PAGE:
On April 11, 2002, the Venezuelan photojournalist Jorge Tortoza was killed on the streets of Caracas while covering clashes between supporters and opponents of President Hugo Chávez. Over the following weeks, photos and videos of his death were widely circulated along with conflicting stories about what exactly happened that afternoon. Both sides of the conflict claimed Tortoza as a martyr for their respective causes. Editorials in opposition newspapers depicted him as a “defender of press freedom,” a man whose commitment to journalism put him in the path of the government and its “savage hordes.” In contrast, government supporters, including Tortoza’s own family, claimed him as a committed chavista and the victim of an opposition conspiracy. The controversy made Tortoza the most emblematic victim of the most emblematic event of the Chávez era, what is known as “the events of April,” “the April coup,” “the massacre in El Silencio,” or simply (and most diplomatically) “April 11th.” Through the Tortoza case, Samet makes an argument about the relationship between the press, political polarization, and representations of victimhood. In the Venezuelan context, this relationship manifests itself in the antagonistic political identities “chavista” and “opposition.” Instead of assuming that these political identities necessarily correspond to any specific ideological position, he examines the representational logic that produces and polices this divide.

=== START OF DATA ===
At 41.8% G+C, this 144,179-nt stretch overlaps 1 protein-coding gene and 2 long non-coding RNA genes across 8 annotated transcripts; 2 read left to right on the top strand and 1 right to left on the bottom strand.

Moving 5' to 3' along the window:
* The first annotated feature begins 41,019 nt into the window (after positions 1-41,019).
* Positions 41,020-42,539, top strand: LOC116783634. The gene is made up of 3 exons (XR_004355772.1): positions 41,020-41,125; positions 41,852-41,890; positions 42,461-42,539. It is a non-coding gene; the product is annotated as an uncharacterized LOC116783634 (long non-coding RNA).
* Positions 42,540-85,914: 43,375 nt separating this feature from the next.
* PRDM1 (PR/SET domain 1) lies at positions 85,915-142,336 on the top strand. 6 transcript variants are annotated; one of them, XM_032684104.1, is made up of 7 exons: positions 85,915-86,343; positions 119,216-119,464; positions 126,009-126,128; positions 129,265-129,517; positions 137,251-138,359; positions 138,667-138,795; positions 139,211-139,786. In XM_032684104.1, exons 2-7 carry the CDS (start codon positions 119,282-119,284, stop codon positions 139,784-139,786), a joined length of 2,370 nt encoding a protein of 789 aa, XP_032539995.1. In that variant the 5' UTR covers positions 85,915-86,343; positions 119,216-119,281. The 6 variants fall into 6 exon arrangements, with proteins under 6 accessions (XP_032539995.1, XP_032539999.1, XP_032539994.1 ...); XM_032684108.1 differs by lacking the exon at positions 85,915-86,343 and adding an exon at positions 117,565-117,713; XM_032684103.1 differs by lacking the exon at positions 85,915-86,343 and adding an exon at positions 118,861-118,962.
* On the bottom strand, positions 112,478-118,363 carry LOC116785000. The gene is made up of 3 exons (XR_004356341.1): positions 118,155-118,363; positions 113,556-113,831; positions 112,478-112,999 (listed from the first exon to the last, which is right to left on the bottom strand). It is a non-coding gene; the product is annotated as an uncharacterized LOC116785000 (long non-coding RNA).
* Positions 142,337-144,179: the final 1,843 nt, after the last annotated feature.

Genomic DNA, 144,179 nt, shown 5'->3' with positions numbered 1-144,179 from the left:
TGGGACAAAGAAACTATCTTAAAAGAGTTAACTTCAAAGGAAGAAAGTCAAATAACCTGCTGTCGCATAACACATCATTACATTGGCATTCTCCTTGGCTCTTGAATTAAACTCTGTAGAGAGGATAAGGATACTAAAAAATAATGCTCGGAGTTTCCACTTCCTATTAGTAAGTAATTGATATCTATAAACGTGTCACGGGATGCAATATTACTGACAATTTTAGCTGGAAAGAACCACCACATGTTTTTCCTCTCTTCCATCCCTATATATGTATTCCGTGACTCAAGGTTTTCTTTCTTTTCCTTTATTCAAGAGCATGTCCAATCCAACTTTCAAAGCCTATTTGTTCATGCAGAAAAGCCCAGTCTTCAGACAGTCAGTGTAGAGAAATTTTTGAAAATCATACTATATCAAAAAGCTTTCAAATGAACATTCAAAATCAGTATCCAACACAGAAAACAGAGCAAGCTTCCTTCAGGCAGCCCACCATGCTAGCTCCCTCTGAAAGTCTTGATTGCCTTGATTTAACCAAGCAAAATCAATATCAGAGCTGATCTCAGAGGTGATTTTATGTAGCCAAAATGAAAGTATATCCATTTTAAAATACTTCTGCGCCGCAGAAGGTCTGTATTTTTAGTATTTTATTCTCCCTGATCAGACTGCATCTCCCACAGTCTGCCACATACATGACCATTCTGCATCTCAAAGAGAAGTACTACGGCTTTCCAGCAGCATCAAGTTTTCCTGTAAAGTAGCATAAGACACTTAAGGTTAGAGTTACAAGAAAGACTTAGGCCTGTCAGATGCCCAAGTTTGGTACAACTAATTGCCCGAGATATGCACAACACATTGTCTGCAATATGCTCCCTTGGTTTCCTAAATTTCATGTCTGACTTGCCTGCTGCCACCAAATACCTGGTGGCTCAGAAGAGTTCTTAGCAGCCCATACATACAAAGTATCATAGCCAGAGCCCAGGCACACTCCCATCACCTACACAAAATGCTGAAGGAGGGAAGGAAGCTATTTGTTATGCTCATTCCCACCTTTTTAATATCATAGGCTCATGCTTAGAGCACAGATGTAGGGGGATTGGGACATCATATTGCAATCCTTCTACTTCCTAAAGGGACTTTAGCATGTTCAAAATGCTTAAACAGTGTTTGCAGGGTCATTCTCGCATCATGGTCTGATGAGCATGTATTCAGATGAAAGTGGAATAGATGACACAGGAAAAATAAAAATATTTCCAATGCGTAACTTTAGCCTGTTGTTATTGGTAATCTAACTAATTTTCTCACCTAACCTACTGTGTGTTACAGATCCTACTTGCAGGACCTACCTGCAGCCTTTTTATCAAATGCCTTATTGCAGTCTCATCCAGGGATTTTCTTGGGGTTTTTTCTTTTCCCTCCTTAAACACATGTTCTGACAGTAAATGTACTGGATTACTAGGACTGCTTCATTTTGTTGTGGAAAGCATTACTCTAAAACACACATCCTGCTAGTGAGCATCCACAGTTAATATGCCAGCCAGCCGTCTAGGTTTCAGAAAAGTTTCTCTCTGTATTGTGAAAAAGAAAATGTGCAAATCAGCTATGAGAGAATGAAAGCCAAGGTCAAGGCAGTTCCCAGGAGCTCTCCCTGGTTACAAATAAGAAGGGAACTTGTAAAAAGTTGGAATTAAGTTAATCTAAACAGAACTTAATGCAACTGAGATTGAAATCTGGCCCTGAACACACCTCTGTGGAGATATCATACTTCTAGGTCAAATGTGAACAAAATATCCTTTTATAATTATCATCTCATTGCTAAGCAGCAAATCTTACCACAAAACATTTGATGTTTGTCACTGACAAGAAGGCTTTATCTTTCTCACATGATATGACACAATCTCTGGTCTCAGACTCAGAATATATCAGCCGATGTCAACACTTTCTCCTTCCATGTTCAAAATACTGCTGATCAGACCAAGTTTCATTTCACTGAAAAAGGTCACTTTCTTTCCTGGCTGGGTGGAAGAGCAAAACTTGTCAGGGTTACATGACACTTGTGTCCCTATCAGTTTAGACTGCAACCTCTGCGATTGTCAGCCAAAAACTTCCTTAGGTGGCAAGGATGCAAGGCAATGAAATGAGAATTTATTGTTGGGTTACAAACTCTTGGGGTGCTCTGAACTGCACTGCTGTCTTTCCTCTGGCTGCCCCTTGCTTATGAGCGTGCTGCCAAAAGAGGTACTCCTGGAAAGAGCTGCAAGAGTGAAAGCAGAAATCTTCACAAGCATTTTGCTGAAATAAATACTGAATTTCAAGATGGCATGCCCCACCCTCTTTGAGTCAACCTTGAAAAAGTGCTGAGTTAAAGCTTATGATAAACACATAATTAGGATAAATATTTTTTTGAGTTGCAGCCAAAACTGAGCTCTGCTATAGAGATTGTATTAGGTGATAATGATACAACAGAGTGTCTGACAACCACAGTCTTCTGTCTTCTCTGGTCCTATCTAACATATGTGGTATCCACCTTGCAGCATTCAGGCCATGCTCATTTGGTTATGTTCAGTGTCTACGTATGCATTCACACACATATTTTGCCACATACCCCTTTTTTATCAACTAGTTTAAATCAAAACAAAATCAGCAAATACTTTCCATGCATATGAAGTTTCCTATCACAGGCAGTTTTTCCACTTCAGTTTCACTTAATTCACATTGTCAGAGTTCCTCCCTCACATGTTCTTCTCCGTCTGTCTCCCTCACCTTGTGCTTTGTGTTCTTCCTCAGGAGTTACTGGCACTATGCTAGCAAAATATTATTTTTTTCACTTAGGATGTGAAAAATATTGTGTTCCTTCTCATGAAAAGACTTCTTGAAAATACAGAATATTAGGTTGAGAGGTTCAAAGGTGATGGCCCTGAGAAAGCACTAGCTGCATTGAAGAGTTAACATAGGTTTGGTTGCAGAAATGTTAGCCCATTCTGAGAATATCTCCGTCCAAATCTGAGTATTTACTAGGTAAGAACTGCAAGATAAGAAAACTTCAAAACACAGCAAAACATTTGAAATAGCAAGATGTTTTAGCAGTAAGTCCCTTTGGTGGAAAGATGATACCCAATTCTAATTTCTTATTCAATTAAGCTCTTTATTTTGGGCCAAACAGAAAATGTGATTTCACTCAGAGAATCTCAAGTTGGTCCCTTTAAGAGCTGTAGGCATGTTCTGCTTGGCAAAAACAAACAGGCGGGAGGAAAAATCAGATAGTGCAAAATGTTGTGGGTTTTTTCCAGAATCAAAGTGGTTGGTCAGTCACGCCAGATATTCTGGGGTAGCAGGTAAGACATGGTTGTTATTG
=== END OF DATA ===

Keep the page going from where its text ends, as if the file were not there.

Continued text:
Robert Samet, his work examines how the everyday practices of journalists shape narratives about violent crime and the politics of security in the Hugo Chávez era. This research is part of a longer engagement with questions of ideology and mass culture, questions which grow out of Robert’s experiences in the New York advertising industry before, during, and after the events of September 11. Robert received his B.A. in English literature from Duke University and his M.A. in Anthropology from Columbia University.
Comments by: Kirsten Weld, Assistant Professor of History, Harvard University; Boris Muñoz, Associate at DRCLAS; Fellow at the Carr Center for Human Rights Policy. Nieman Fellow (2009), Nieman Foundation for the Advancement of Journalism.